Of course, this allows for Over Unity engines, and the like, ie, perpetual motion machines. Gravitational vortices, etc. Reality... people!..instead of this false, incomplete, 'science'. No wonder you guys can't figure anything out. You are working with a flawed sense of reality.


To cut to the chase, and inspire a bit of thought..... there are AT LEAST 400 patents registered, and issued in Japan, on over-unity devices, and effects as patents. NOT A ONE has ever been issued in the USA. (recently patent law was changed, so that corporations could 'challenge' ANY patent application, and claim PRIOR 'art', simply by producing lab notes....what the hell is that?) All are turned down, as 'invalid' physics. What else is to be expected by a country that bases it's controllist behaviour and 'regime' on OIL? Kill the planet, for a buck, and all due to badly raised children. What a shame. Word to the wise, though..please understand the responsibility you bear if you go messing with this stuff. It ain't money, and soon after understanding it, you will agree. It's just too bloody dangerous in the hands of the average 'talking monkey'.


How much longer?

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Ken Hotte

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[This message has been edited by KBK (edited 06-22-2001).]
 

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yogaman,


For the record, I believe that both physics and perception are necessary considerations to appreciate the viewing quality of screens whether white, gray, black, pinkish-gray, purplish-gray, etc.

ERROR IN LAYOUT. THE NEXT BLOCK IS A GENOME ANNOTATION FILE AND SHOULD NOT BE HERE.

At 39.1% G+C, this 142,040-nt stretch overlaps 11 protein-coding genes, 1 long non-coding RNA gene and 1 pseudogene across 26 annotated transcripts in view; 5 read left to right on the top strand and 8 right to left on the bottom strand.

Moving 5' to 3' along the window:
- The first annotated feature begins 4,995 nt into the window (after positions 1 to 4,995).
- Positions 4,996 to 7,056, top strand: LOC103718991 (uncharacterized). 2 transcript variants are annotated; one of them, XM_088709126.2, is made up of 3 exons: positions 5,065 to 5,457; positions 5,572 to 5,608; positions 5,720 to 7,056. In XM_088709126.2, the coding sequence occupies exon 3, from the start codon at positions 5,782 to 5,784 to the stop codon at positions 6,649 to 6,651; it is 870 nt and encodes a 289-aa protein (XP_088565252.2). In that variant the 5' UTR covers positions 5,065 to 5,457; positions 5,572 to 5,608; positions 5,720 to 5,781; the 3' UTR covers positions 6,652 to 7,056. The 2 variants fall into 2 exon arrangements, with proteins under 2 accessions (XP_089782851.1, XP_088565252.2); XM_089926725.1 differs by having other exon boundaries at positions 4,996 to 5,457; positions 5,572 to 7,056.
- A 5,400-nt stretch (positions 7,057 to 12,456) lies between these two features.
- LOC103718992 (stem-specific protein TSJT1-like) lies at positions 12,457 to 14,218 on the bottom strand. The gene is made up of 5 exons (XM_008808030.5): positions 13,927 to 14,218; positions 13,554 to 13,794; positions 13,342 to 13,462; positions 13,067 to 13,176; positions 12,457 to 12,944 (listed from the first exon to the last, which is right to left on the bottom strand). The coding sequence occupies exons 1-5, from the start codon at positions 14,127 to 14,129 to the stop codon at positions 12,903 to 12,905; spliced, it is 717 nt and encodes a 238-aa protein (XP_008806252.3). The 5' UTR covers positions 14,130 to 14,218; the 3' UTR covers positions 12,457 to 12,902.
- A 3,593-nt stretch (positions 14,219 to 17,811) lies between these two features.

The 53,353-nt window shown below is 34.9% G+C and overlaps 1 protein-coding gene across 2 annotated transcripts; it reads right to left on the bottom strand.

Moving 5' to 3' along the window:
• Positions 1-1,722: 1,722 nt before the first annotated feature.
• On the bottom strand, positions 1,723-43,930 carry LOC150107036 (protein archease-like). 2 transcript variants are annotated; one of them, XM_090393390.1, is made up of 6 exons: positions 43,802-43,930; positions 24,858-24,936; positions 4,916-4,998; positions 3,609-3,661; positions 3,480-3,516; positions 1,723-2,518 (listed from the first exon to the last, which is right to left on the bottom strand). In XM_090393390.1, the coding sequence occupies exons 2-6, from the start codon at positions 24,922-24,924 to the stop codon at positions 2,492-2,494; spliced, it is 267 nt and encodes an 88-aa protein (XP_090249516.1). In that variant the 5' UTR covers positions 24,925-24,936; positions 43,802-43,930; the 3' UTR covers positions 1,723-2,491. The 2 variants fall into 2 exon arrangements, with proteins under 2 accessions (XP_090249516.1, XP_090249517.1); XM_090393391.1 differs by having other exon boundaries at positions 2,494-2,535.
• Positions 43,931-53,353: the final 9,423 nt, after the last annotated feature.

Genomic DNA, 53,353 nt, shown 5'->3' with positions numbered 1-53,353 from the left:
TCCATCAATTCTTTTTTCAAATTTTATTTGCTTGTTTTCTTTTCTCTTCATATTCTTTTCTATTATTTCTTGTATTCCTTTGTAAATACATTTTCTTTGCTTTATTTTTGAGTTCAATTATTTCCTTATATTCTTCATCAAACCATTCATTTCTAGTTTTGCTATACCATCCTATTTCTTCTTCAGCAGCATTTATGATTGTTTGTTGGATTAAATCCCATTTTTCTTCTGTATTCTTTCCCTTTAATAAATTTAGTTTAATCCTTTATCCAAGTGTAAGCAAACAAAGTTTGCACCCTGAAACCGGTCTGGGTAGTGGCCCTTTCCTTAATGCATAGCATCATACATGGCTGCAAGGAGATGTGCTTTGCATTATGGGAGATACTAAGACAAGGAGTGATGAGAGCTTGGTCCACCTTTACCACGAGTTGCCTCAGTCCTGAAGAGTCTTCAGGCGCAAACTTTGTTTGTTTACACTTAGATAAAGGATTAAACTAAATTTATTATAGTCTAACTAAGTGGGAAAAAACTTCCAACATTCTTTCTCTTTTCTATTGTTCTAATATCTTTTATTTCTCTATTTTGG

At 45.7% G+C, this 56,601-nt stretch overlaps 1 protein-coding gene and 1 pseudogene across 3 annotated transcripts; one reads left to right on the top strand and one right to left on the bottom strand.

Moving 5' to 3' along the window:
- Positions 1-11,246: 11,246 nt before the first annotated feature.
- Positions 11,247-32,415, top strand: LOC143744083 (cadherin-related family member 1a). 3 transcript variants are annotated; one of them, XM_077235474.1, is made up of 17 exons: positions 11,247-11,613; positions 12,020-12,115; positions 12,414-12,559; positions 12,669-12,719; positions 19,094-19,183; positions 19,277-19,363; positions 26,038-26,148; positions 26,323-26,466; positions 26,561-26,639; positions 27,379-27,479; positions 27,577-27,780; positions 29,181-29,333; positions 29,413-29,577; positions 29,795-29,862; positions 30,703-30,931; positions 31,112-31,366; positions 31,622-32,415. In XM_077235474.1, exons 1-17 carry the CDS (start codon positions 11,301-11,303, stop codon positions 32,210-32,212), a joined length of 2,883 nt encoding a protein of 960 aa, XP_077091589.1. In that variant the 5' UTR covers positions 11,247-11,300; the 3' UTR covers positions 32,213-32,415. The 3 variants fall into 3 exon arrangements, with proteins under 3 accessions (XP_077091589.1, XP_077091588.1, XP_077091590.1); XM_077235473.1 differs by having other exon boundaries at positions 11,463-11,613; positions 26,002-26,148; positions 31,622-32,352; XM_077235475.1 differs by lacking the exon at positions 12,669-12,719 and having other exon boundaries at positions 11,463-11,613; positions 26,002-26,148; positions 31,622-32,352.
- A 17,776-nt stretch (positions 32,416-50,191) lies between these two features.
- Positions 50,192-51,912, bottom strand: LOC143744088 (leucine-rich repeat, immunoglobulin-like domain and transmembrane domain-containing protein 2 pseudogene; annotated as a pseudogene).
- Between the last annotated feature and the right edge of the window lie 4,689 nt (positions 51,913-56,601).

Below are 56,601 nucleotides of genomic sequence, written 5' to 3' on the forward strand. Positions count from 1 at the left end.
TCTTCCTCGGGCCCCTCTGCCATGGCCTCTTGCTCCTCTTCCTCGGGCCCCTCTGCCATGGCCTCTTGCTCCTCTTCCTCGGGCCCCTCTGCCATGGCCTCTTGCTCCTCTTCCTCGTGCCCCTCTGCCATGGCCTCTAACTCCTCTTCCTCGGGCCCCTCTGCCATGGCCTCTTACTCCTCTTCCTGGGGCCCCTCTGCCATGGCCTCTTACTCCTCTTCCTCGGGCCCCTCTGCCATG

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Ken Elliott
 

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kelliot:


I apologize for misstating your position.


To everyone else:


Dean McManis owns a Grayhawk, and he has posted that the Grayhawk does NOT have glass beads. He continues, "the Grayhawk does have translucent optical coatings on top of the gray to reduce incedent light washout."


I don't know what to conclude about the physics of this coating material. If translucency were its only significant optical property, I don't understand how the coating could help the perception of contrast. Apparently the coating gain is about 1.6, though, because I've been told (or read?) that the Grayhawk base substrate has a gain of about 0.6; finished Grayhawk gain is published as 0.95.


But without more information about the surface coating material, I have to give up trying to understand how it works to preferentially reject ambient light. I apologize for dragging you all through my wild-goose-chasing attempts.


Regards,

-yogaman
 

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****************************


" What brought on the idea of the silver backing was that I saw the silverish screen (#4) on ccrim's test and thought about it a bit... I had the ingredients around, so, try it out. About a month ago I was coming out of the local Home Depot and found a new can of rustolium brand, designer series silver metallic spray bomb can. There it was, new, on the ground. The cost involved appealed to my scottish side. I hopped over to it an picked it up.(scotts hop around on one shoe to save the other for later...)

Suddenly I have use for it!


After three coats of pearlecent, It is working quite well. Contrast had gone up a noticable notch. It tendsz to skew towards a bluish cast. I have a proper silver mix in the wings when I can afford to buy it. I am trying it out right now, in a semi-lit space. Daylight, overcast, with light coming into the room with all curtains closed. My room has far from the proper amount of ambient light control. The screen is too big for the projector.


The results, initially is that the depth preception of the picture has improved. slightly dimmer in the brights but much blacker in the blacks.

Proper sized screens, with modern projectors should have no problem. Mine is a used ECP 3000 from 1988."


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http://www.avsforum.com/ubb/Forum9/HTML/000277.html


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Ken Hotte

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[This message has been edited by KBK (edited 06-25-2001).]